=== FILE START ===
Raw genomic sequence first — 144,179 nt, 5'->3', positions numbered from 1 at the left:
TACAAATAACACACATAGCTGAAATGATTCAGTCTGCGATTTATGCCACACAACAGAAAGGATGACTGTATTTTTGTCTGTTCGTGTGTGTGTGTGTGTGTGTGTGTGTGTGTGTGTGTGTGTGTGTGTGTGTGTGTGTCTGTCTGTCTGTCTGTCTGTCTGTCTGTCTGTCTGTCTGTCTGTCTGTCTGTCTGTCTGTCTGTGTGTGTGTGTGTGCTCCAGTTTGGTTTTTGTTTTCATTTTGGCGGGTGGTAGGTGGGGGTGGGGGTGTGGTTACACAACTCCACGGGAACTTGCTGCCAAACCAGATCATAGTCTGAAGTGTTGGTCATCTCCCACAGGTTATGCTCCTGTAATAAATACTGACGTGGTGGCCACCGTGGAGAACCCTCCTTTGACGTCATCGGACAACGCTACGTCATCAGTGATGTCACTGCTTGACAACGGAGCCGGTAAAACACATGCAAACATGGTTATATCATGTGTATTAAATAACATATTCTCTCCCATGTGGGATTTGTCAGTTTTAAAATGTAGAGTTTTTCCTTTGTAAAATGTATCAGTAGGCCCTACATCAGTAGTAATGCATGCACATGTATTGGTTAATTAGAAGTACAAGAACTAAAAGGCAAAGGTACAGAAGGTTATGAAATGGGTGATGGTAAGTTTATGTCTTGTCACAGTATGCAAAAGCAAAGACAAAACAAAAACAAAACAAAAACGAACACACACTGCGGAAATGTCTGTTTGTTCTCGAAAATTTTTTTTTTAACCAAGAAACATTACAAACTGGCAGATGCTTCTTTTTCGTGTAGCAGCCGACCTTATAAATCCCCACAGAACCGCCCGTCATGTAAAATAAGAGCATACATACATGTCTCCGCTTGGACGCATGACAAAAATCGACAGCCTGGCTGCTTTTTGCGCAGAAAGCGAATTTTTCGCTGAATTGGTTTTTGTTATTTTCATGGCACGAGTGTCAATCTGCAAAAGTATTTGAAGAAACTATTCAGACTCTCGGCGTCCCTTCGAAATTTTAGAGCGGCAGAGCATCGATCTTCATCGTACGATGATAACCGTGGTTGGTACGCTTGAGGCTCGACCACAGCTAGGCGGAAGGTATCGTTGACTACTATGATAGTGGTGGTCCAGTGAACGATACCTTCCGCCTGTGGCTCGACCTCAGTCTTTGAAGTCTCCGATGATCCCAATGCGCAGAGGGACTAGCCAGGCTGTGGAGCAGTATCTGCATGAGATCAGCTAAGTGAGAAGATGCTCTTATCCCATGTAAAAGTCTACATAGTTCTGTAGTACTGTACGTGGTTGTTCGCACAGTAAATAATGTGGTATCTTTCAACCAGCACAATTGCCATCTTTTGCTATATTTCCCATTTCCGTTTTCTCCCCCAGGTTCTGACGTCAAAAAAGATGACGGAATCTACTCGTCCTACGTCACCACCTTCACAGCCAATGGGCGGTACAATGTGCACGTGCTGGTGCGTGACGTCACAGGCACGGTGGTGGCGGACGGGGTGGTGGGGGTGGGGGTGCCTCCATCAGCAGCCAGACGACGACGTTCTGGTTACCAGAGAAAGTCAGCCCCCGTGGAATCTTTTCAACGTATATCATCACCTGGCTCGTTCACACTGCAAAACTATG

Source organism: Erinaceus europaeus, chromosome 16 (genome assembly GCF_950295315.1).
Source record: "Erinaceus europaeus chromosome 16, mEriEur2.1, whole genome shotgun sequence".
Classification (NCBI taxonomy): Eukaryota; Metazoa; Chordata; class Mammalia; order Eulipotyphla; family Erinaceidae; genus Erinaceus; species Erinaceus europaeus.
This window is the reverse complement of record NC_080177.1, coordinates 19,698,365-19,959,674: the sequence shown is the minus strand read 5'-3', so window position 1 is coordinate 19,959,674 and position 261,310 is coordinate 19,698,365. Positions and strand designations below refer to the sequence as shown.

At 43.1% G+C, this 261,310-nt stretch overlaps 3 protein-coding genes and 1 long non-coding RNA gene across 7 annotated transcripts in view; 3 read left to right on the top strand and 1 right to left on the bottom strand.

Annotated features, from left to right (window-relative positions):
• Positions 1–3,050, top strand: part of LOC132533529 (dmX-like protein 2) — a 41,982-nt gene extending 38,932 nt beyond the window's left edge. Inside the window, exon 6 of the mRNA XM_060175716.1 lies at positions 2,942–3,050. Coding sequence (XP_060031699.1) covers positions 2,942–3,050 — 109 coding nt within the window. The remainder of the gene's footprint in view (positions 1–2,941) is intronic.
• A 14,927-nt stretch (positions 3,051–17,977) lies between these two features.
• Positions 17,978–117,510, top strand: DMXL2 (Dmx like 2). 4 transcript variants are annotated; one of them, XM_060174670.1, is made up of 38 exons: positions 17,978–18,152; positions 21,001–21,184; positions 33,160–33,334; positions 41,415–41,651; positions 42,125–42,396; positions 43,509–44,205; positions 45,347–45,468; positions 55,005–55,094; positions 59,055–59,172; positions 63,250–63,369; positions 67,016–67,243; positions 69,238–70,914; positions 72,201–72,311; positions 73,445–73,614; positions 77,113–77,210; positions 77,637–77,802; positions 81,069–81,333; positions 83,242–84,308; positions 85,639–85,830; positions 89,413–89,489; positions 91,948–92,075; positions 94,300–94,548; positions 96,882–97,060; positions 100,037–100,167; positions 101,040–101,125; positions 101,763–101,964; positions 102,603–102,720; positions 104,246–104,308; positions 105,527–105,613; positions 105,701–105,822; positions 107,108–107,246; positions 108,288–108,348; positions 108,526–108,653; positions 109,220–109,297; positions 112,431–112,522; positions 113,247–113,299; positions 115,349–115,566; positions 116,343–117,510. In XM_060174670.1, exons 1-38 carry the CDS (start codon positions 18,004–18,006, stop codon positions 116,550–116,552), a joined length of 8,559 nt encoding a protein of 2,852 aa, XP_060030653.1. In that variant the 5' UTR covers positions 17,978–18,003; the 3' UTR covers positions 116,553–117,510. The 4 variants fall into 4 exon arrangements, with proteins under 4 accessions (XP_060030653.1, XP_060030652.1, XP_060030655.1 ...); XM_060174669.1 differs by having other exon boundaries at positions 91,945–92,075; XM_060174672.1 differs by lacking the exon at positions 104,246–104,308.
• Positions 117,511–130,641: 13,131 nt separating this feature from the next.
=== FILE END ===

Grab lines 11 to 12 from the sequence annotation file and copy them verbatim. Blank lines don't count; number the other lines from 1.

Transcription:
• Positions 17,978–117,510, top strand: DMXL2 (Dmx like 2). 4 transcript variants are annotated; one of them, XM_060174670.1, is made up of 38 exons: positions 17,978–18,152; positions 21,001–21,184; positions 33,160–33,334; positions 41,415–41,651; positions 42,125–42,396; positions 43,509–44,205; positions 45,347–45,468; positions 55,005–55,094; positions 59,055–59,172; positions 63,250–63,369; positions 67,016–67,243; positions 69,238–70,914; positions 72,201–72,311; positions 73,445–73,614; positions 77,113–77,210; positions 77,637–77,802; positions 81,069–81,333; positions 83,242–84,308; positions 85,639–85,830; positions 89,413–89,489; positions 91,948–92,075; positions 94,300–94,548; positions 96,882–97,060; positions 100,037–100,167; positions 101,040–101,125; positions 101,763–101,964; positions 102,603–102,720; positions 104,246–104,308; positions 105,527–105,613; positions 105,701–105,822; positions 107,108–107,246; positions 108,288–108,348; positions 108,526–108,653; positions 109,220–109,297; positions 112,431–112,522; positions 113,247–113,299; positions 115,349–115,566; positions 116,343–117,510. In XM_060174670.1, exons 1-38 carry the CDS (start codon positions 18,004–18,006, stop codon positions 116,550–116,552), a joined length of 8,559 nt encoding a protein of 2,852 aa, XP_060030653.1. In that variant the 5' UTR covers positions 17,978–18,003; the 3' UTR covers positions 116,553–117,510. The 4 variants fall into 4 exon arrangements, with proteins under 4 accessions (XP_060030653.1, XP_060030652.1, XP_060030655.1 ...); XM_060174669.1 differs by having other exon boundaries at positions 91,945–92,075; XM_060174672.1 differs by lacking the exon at positions 104,246–104,308.
• Positions 117,511–130,641: 13,131 nt separating this feature from the next.